PV seems destined to replace Fantasia as the choice cartoon by which narcotic-aficionados can trip. They may not need the drugs, actually; this is one freakadelic piece of work! I discerned no plot or logic behind the events; it's just a random conglomeration of nonsensical Poke-interactions that are occasionally interrupted by bizarre cutscenes of other Pokemon as they chant their catchphrases. I found PV to be more entertaining than the movie itself because it was just so incredibly odd - it's an amazingly weird piece of work.

Among the actual supplements, first up is a pretty good audio commentary from "English adaptation" director/cowriter Michael Haigney and "English adaptation" producer/cowriter Norman J. Grossfeld. This track is clearly oriented toward adults unfamiliar with Pokemon, as the two spend a fair amount of time discussing characteristics of the show and the participants. As such, it was helpful to me, since I lacked much understanding of those issues. The two maintain a very genial approach and they seem to enjoy each others' company; as such, it's a very pleasant and entertaining piece.

Haigney and Grossfeld also touch on some technical details that otherwise would go unknown. For example, they talk about the differences between the Japanese version and the American adaptation, plus they mention the challenges inherent in making the English dialogue match. Even though Pokemon uses those incredibly broad mouth movements, apparently there are still some problems getting the words to match. Who knew? The two also offer some wry comments about the film and the series; they don't mock it, but they're not above having a little fun with their work. I liked this track and found it more compelling than the movie itself.

More extras pad out the DVD. We get "The Story of Mewtwo's Origin", which is actually a deleted scene from the movie, and was wisely left out, since the final product adequately describes how MewTwo came to be. Still, if you liked the movie, you'll be happy to see this two minute and 20 second outtake.

An odder piece is called "Ash's Journey". This nearly-two minute clip is essentially just a very basic introduction to the world of Pokemon and to our main characters. I'm not sure toward whom this segment was intended, since all the kids will already know this info, and the adults will have picked up on the minor tidbits included if they've already watched the movie. Still, I guess its appearance is not a bad thing, and it could be helpful to some.

Two trailers show up on the DVD. We get the original theatrical trailer for Pokemon: TFM itself, plus a preview of this July's awkwardly-titled sequel, Pokemon: The Movie 2000. Eight months from original to sequel? That has to be a record!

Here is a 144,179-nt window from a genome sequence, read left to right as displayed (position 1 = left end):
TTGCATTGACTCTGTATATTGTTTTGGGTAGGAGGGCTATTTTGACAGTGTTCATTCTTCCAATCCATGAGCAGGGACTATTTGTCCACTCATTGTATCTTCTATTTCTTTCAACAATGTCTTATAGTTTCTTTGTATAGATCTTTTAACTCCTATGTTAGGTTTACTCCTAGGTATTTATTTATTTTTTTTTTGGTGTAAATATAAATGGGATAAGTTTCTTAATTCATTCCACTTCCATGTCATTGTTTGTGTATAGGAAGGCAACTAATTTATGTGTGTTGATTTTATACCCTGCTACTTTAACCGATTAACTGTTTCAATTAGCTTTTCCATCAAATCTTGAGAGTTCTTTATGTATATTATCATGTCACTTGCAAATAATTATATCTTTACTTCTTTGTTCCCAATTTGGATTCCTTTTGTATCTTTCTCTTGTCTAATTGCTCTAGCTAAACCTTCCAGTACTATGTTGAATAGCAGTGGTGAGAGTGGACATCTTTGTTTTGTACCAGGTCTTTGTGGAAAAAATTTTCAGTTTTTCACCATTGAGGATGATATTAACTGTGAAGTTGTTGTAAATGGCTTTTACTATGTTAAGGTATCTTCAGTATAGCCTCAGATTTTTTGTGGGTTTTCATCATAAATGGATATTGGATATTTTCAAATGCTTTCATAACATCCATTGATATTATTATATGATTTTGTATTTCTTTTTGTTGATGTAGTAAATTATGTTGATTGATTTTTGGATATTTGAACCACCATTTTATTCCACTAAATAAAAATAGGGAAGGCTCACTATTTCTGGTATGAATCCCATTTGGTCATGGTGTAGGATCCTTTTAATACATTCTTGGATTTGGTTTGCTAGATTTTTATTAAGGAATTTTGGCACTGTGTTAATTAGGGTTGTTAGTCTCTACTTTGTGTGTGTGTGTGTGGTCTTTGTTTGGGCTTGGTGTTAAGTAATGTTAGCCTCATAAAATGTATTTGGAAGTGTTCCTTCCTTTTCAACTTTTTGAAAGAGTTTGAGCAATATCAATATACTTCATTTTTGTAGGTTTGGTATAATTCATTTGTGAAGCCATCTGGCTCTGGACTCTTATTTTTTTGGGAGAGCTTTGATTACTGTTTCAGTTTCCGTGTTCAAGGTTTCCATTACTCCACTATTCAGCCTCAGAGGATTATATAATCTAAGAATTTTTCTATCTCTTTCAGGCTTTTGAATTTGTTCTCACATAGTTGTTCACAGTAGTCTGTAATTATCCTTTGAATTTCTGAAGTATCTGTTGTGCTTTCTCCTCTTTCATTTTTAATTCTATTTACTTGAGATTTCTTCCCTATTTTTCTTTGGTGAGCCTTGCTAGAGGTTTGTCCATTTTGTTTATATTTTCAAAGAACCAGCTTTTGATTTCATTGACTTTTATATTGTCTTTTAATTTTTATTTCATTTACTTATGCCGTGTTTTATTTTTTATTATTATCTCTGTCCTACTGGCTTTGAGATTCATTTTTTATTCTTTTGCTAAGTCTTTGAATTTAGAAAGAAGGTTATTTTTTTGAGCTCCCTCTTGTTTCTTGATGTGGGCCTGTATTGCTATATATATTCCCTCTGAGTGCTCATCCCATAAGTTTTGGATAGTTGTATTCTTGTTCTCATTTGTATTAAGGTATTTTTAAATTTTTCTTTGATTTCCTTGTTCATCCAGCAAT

Next we get a music video for "Don't Say You Love Me" from cute jailbait popsters M2M. What in the world a song that protests the pressures young men put on young women to have sex has to do with Pokemon is anyone's guess, but the girls are cute and the semi-incoherent video seems mildly entertaining; at least it displays strong production values and inserts the requisite movie clips more subtly than most videos (the piece takes place at a drive-in, and Pokemon's showing on the screen in the background).

Finally we inspect the "Behind the Scenes" area which simply offers a few screens of text. This material nicely summarizes the origins of Pokemon and helps inform clueless adults (like myself) as to what's happening. If you're new to Pokemon, you may actually want to check out this area and "Ash's Journey" before you watch the movie; I don't usually recommend that anyone view supplements prior to a film, but in this case, it might help.

Oh, one other extra: apparently each DVD includes two collector's cards. I rented mine, so I didn't get to see these, but I'd think they make a nice addition for the kids.

Can I really recommend Pokemon: The First Movie? No - it's too poor a film for me to encourage anyone to see it. The DVD's quality is good, and there are some nice extras, but almost anyone outside of the movie's very young target audience will have little use for it.

However, if you're a parent, you can get this DVD and be assured that it's a decent offering for your kids. They'll love it, and the inclusion of the supplements should make it more appealing to you. You may think that nothing can make you stand Pokemon, but you might want to check out some of the extras when your kids are asleep; I think they'll help you better understand the series and you'll then be able to interact with your kids about it. That may not sound like much fun, but watch your kids' eyes light up when you engage them in a conversation about Pokemon and you're able to pull your own weight and not look condescending - they'll eat it up. Give it a try - after all, since you can't fight them, might as well join them!

Related Sites

Current as of 3/23/2000

Official Site--Pokemon fans will find much to like about this site as there are plenty of things and goodies to check out.
Roger Ebert--"I can't recommend the film or work up much enthusiasm for it because there is no level at which it enriches a young viewer, by encouraging thinking or observation."
Amazon.com--Available to purchase are the DVD at special discount and the tie-in paperback (recommended ages 9-12) by Tracey West.
Reel.com--Purchase the DVD at special discount.